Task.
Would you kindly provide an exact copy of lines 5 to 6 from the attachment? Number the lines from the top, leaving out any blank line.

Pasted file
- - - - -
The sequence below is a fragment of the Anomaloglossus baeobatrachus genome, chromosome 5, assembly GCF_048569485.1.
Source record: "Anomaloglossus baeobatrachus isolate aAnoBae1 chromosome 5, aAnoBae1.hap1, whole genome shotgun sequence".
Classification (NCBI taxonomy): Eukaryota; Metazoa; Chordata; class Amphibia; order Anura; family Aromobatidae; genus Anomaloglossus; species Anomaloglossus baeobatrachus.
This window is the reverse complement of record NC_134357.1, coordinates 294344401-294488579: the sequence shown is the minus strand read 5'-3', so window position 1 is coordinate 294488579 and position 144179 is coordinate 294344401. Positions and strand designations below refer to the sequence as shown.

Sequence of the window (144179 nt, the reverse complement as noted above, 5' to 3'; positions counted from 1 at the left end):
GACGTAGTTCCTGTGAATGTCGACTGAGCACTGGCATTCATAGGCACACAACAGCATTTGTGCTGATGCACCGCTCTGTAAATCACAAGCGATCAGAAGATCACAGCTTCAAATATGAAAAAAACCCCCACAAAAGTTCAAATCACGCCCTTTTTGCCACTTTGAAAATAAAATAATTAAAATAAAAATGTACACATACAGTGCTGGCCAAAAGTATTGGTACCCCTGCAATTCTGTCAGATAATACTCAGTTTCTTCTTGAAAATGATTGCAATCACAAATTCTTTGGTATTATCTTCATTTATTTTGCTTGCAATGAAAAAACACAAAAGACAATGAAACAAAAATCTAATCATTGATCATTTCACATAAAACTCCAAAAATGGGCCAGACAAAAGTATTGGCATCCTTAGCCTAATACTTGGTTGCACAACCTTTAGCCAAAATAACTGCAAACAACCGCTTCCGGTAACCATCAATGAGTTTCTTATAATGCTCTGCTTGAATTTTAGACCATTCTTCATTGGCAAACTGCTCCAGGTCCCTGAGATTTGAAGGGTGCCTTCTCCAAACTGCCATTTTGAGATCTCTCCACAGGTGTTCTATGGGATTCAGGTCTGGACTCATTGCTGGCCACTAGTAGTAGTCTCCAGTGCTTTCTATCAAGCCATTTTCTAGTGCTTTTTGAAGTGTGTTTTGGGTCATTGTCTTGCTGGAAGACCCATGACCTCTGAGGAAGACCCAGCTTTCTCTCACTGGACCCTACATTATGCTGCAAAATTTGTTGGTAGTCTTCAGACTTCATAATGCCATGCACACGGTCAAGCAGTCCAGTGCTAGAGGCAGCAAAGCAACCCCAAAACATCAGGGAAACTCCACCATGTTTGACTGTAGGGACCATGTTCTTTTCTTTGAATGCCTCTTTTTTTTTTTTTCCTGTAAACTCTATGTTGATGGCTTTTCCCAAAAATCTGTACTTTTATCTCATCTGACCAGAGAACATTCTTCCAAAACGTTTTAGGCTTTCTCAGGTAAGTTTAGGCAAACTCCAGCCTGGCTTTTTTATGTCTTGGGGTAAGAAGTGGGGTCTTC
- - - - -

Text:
Sequence of the window (144179 nt, the reverse complement as noted above, 5' to 3'; positions counted from 1 at the left end):
GACGTAGTTCCTGTGAATGTCGACTGAGCACTGGCATTCATAGGCACACAACAGCATTTGTGCTGATGCACCGCTCTGTAAATCACAAGCGATCAGAAGATCACAGCTTCAAATATGAAAAAAACCCCCACAAAAGTTCAAATCACGCCCTTTTTGCCACTTTGAAAATAAAATAATTAAAATAAAAATGTACACATACAGTGCTGGCCAAAAGTATTGGTACCCCTGCAATTCTGTCAGATAATACTCAGTTTCTTCTTGAAAATGATTGCAATCACAAATTCTTTGGTATTATCTTCATTTATTTTGCTTGCAATGAAAAAACACAAAAGACAATGAAACAAAAATCTAATCATTGATCATTTCACATAAAACTCCAAAAATGGGCCAGACAAAAGTATTGGCATCCTTAGCCTAATACTTGGTTGCACAACCTTTAGCCAAAATAACTGCAAACAACCGCTTCCGGTAACCATCAATGAGTTTCTTATAATGCTCTGCTTGAATTTTAGACCATTCTTCATTGGCAAACTGCTCCAGGTCCCTGAGATTTGAAGGGTGCCTTCTCCAAACTGCCATTTTGAGATCTCTCCACAGGTGTTCTATGGGATTCAGGTCTGGACTCATTGCTGGCCACTAGTAGTAGTCTCCAGTGCTTTCTATCAAGCCATTTTCTAGTGCTTTTTGAAGTGTGTTTTGGGTCATTGTCTTGCTGGAAGACCCATGACCTCTGAGGAAGACCCAGCTTTCTCTCACTGGACCCTACATTATGCTGCAAAATTTGTTGGTAGTCTTCAGACTTCATAATGCCATGCACACGGTCAAGCAGTCCAGTGCTAGAGGCAGCAAAGCAACCCCAAAACATCAGGGAAACTCCACCATGTTTGACTGTAGGGACCATGTTCTTTTCTTTGAATGCCTCTTTTTTTTTTTTTCCTGTAAACTCTATGTTGATGGCTTTTCCCAAAAATCTGTACTTTTATCTCATCTGACCAGAGAACATTCTTCCAAAACGTTTTAGGCTTTCTCAGGTAAGTTTAGGCAAACTCCAGCCTGGCTTTTTTATGTCTTGGGGTAAGAAGTGGGGTCTTC